Future of over 4,000 govt primary schools in limbo

Future of over 4,000 govt primary schools in limbo
Highlights

The much-feared exercise of rationalisation of teachers that likely to lead the closure of over 4,000 upper primary schools across Telangana appears to be imminent before the start of upcoming academic year. 

Hyderabad: The much-feared exercise of rationalisation of teachers that likely to lead the closure of over 4,000 upper primary schools across Telangana appears to be imminent before the start of upcoming academic year.

In all, there are 28,562 primary, UPS and high schools, besides 47 Central government schools with teacher strength of 1.28 lakh in the state.

Albeit the government’s aim is to ensure effective utilisation of teachers through rationalisation exercise, the leaders of teachers’ unions and the educationists fear that the process is likely to affect the very essence of the Right To Education (RTE) Act.

On the one hand, the state-run schools have inadequate number of teachers, but on the other hand there are a number of schools with less student strength but more number of teachers.

However, the rationalisation is intended to ensure adequate number of teachers available in each school, it’s reported that under the guise of addressing this problem, the government wants to close about 4,481 schools in the state.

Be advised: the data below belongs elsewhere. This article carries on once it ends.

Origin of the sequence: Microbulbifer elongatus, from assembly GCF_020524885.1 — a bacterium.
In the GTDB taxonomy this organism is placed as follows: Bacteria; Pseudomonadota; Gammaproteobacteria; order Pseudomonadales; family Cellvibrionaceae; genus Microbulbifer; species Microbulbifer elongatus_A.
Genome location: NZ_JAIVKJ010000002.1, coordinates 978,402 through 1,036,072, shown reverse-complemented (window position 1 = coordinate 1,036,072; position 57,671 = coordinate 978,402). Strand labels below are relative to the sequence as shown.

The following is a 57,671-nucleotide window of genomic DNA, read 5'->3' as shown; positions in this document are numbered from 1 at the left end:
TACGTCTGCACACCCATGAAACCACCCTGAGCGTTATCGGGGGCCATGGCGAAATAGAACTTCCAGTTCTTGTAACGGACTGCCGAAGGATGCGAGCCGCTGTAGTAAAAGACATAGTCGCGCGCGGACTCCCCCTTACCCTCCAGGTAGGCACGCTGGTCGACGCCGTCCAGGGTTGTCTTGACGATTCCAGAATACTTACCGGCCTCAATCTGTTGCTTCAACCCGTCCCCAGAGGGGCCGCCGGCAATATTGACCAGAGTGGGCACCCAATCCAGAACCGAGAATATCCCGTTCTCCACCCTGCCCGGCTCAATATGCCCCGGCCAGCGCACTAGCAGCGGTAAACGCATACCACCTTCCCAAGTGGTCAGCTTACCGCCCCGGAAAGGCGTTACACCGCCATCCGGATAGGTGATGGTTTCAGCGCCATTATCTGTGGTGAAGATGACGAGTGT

This apart, the government has plans to introduce a two-tier education system – primary (Class I to Class V) and high school (Class VI to Class X), merging the upper primary schools (UPSs) with the high schools.

There are at least 398 schools in the State with zero strength, 980 schools with strength of 1 to 10 students, 2,333 schools with strength of 11 to 20 students. It appears that plan is to merge 3,244 UPS schools with the nearby high schools within the radius of 3 km.

If the distance is more 3-km, these UPSs will be upgraded as high schools. The 770 high schools that didn’t have more than 100 student strength will be merged with the nearby high schools within a radius of 5 km.

According to an estimate, a whopping 4,481 schools in the State are likely to be closed. The closure of schools will have serious bearings on students of the deprived sections, especially the girl education, besides an increase in dropout numbers.

This apart, the move is also likely to affect the recruitment of teacher posts. It may be noted here that with the closure of schools the government will have as many as 13,398 teachers at its disposal.

Meanwhile, the speculation is rife that government had already identified schools for merger using Global Positioning System (GPS).

Speaking to The Hans India, Democratic Teachers Federation (DTF) State president M Raghushankar Reddy accused the government of deflating the spirit of RTE in the name of rationalisation.

Admitting the need for rationalisation of teachers, Reddy urged the government to take it up in a scientific way rather than using it as a tool for its vested interests.

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